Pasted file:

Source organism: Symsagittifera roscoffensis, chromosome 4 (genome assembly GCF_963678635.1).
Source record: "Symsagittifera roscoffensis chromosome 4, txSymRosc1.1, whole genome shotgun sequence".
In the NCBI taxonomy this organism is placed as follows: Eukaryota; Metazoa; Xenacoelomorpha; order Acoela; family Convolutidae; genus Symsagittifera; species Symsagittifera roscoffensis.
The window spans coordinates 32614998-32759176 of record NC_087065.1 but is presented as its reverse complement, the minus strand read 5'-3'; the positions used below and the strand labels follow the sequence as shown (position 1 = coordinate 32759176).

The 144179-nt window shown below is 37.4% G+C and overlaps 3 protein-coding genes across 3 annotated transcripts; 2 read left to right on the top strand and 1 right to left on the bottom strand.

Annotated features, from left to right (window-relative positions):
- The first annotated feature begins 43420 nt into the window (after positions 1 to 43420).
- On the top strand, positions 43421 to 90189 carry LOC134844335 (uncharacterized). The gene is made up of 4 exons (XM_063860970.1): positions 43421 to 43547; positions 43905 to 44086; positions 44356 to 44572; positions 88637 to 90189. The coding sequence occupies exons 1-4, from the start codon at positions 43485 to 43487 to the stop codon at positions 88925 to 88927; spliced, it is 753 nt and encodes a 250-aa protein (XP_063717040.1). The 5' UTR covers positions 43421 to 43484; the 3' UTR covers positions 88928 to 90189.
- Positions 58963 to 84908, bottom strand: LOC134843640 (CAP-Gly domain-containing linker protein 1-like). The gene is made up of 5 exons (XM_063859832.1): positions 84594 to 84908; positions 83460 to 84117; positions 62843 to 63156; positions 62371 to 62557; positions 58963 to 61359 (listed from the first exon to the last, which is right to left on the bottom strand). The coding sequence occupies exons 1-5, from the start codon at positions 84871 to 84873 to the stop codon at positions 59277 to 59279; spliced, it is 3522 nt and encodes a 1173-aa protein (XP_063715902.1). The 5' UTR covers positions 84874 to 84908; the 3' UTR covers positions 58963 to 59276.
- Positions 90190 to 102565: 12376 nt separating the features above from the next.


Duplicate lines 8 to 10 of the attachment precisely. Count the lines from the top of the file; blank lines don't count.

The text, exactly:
- On the top strand, positions 43421 to 90189 carry LOC134844335 (uncharacterized). The gene is made up of 4 exons (XM_063860970.1): positions 43421 to 43547; positions 43905 to 44086; positions 44356 to 44572; positions 88637 to 90189. The coding sequence occupies exons 1-4, from the start codon at positions 43485 to 43487 to the stop codon at positions 88925 to 88927; spliced, it is 753 nt and encodes a 250-aa protein (XP_063717040.1). The 5' UTR covers positions 43421 to 43484; the 3' UTR covers positions 88928 to 90189.
- Positions 58963 to 84908, bottom strand: LOC134843640 (CAP-Gly domain-containing linker protein 1-like). The gene is made up of 5 exons (XM_063859832.1): positions 84594 to 84908; positions 83460 to 84117; positions 62843 to 63156; positions 62371 to 62557; positions 58963 to 61359 (listed from the first exon to the last, which is right to left on the bottom strand). The coding sequence occupies exons 1-5, from the start codon at positions 84871 to 84873 to the stop codon at positions 59277 to 59279; spliced, it is 3522 nt and encodes a 1173-aa protein (XP_063715902.1). The 5' UTR covers positions 84874 to 84908; the 3' UTR covers positions 58963 to 59276.
- Positions 90190 to 102565: 12376 nt separating the features above from the next.